>> The Museum of Everything's latest venue, a former barber shop in London's Marylebone. It calls itself the world's only wandering museum for unschooled artists. But here, it has come to rest with its first permanent space. The Gallery of Everything will sell works by the self-taught, those whose work mainstream galleries rarely touch.
Profits will fund the museum's work to break down the barriers for such artists. I'm Reuters reporter Lucy Field, here at London's first commercial gallery dedicated to so-called outsider art. The Gallery of Everything aims to tell an alternative history of art. These works date from the 19th century to now.
Journeys into the Outside, its first exhibition, is based on a 1998 TV series, featuring former Pulp front man, Jarvis Cocker. Cocker met characters such as William Carlton Rice, a self-ordained minister, whose vast cross garden became a local landmark. These crucifixes weren't intended as artworks. He just wanted to warn passersby they'd be punished for their sins.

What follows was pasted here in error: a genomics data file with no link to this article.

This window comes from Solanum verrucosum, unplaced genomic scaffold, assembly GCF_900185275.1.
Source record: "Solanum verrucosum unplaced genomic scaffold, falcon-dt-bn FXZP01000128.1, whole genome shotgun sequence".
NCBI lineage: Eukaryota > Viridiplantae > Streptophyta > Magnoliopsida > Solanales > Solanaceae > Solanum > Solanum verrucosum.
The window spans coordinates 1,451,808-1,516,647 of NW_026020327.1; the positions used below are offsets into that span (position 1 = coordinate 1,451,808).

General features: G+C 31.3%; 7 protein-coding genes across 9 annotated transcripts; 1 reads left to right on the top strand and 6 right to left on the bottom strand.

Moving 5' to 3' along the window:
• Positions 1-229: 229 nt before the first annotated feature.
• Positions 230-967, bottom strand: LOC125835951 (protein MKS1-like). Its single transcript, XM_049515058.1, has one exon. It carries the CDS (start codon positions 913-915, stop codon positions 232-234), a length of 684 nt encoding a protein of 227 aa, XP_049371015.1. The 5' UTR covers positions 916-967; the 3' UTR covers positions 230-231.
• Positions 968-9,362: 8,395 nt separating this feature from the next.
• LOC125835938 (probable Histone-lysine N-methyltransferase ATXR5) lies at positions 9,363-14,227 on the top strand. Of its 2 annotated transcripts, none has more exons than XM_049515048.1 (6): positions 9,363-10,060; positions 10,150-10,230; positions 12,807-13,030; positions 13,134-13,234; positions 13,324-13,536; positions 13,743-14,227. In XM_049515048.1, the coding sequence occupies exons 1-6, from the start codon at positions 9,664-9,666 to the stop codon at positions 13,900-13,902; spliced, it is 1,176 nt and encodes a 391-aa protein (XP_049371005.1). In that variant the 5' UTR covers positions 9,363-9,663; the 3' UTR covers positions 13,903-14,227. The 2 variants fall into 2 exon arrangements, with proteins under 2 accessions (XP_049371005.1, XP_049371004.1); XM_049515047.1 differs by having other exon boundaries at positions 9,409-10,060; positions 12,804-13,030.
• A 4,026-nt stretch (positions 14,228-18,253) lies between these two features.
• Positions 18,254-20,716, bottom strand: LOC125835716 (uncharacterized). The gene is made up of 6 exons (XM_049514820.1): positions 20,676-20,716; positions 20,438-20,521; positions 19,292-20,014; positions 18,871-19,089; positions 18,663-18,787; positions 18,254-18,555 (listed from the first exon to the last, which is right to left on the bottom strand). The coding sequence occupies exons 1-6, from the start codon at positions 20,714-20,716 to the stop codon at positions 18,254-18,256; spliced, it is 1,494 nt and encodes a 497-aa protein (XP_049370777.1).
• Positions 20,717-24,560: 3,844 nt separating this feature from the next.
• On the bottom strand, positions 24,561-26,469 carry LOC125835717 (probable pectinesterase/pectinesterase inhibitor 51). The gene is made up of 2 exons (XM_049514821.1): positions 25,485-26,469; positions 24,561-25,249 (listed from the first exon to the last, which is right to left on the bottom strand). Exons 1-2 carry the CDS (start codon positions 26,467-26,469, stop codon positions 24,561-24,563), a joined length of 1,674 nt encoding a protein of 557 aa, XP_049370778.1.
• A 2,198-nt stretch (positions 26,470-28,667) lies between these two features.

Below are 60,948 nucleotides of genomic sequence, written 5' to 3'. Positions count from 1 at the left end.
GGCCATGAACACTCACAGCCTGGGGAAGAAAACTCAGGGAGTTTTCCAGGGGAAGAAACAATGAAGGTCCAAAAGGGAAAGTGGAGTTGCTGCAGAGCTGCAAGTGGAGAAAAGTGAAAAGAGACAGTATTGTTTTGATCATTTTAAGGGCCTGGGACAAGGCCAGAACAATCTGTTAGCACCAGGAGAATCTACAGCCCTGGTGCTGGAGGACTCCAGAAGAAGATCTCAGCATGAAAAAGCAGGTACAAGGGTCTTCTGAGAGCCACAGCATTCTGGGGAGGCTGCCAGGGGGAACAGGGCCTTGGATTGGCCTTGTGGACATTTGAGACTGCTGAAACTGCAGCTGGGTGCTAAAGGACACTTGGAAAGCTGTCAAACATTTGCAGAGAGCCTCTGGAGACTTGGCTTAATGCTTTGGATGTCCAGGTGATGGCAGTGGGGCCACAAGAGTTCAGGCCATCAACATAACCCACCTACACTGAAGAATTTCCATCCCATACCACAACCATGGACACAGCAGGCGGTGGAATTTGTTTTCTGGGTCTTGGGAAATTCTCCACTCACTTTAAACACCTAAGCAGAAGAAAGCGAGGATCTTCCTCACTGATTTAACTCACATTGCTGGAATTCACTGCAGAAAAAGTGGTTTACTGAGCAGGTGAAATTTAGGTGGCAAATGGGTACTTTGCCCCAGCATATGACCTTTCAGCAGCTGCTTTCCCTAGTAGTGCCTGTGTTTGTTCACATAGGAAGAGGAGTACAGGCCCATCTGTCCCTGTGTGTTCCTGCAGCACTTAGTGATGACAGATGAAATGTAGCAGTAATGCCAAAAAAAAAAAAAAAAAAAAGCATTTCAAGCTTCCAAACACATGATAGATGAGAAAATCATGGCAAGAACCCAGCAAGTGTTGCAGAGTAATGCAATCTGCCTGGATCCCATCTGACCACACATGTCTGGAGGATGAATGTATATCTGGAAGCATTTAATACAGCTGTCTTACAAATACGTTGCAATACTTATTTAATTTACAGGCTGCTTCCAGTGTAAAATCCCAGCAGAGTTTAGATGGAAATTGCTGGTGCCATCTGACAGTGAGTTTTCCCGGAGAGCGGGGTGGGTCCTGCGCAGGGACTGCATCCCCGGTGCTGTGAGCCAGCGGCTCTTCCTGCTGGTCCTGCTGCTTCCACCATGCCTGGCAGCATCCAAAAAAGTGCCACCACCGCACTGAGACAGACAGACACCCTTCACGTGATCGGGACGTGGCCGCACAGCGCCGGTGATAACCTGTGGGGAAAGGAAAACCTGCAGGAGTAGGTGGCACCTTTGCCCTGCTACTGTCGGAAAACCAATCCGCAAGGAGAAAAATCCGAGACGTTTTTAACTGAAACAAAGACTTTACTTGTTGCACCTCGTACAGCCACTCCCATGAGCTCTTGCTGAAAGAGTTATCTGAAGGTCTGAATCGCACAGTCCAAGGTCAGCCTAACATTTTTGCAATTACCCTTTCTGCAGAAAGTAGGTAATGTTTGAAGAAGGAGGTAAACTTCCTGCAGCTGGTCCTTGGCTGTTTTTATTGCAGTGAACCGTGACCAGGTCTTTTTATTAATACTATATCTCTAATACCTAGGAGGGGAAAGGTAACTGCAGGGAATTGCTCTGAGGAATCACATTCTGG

Bicycle repairman Howard Finster, a late preacher, believed God had told him to create art. He became a celebrated self-taught artist almost by accident. Museum of Everything founder James Brett rejects the term outsider art as degrading.>> Because many of the artists are either a little bit vulnerable or at the lower end of society or somehow being disenfranchised a bit, their need to speak and say something is all the greater because it's, I am somebody, I want to be heard.
And I think what these people show is that art making is something much more profound. It's a behavior that's very ingrained in us. It's not this art that we think it is. It's not the objects.>> Since it started in 2009, The Museum of Everything has won acclaim in the very art establishment it stands apart from.
The gallery is to take part in London's Frieze show this October.